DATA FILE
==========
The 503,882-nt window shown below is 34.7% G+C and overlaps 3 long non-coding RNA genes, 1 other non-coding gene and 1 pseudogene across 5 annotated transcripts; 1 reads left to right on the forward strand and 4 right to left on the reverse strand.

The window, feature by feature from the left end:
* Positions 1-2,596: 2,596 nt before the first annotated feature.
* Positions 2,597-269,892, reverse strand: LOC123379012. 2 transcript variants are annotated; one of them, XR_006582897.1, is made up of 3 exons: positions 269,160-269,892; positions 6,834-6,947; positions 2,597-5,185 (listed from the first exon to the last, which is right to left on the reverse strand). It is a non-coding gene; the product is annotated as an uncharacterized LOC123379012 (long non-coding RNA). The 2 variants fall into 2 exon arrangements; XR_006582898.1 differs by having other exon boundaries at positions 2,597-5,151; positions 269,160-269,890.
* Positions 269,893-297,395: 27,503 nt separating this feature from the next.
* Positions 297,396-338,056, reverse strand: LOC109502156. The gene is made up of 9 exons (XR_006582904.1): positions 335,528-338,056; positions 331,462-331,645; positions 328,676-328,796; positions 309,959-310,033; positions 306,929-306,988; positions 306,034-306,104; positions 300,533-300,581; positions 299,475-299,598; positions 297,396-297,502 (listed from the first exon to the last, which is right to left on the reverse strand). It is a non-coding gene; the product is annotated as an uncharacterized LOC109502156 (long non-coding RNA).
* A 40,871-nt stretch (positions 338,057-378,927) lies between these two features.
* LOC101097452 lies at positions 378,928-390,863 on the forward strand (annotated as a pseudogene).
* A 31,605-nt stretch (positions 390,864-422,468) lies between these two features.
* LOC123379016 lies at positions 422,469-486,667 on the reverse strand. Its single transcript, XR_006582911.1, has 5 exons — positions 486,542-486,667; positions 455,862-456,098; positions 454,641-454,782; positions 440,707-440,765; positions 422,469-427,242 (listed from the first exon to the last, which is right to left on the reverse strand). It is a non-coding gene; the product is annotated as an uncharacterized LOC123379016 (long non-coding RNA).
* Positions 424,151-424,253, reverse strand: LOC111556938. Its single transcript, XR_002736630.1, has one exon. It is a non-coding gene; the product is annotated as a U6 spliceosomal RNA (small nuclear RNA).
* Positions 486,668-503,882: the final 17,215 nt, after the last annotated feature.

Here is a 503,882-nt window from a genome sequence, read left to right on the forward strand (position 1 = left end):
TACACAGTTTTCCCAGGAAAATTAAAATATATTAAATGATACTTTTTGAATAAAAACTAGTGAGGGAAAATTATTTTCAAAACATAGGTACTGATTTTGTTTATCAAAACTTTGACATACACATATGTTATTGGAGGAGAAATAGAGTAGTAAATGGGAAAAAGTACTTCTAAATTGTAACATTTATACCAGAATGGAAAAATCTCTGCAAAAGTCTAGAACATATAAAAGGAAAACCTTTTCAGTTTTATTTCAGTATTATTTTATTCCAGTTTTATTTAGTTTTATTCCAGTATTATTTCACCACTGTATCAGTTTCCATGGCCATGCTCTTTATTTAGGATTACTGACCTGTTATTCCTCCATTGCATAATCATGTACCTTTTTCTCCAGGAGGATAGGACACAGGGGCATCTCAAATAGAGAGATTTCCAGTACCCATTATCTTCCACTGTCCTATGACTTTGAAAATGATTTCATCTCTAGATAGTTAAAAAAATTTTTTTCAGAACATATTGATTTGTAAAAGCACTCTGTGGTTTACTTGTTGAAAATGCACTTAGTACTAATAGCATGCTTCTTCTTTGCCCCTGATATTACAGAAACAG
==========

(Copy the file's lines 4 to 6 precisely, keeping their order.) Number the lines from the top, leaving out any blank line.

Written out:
* Positions 2,597-269,892, reverse strand: LOC123379012. 2 transcript variants are annotated; one of them, XR_006582897.1, is made up of 3 exons: positions 269,160-269,892; positions 6,834-6,947; positions 2,597-5,185 (listed from the first exon to the last, which is right to left on the reverse strand). It is a non-coding gene; the product is annotated as an uncharacterized LOC123379012 (long non-coding RNA). The 2 variants fall into 2 exon arrangements; XR_006582898.1 differs by having other exon boundaries at positions 2,597-5,151; positions 269,160-269,890.
* Positions 269,893-297,395: 27,503 nt separating this feature from the next.
* Positions 297,396-338,056, reverse strand: LOC109502156. The gene is made up of 9 exons (XR_006582904.1): positions 335,528-338,056; positions 331,462-331,645; positions 328,676-328,796; positions 309,959-310,033; positions 306,929-306,988; positions 306,034-306,104; positions 300,533-300,581; positions 299,475-299,598; positions 297,396-297,502 (listed from the first exon to the last, which is right to left on the reverse strand). It is a non-coding gene; the product is annotated as an uncharacterized LOC109502156 (long non-coding RNA).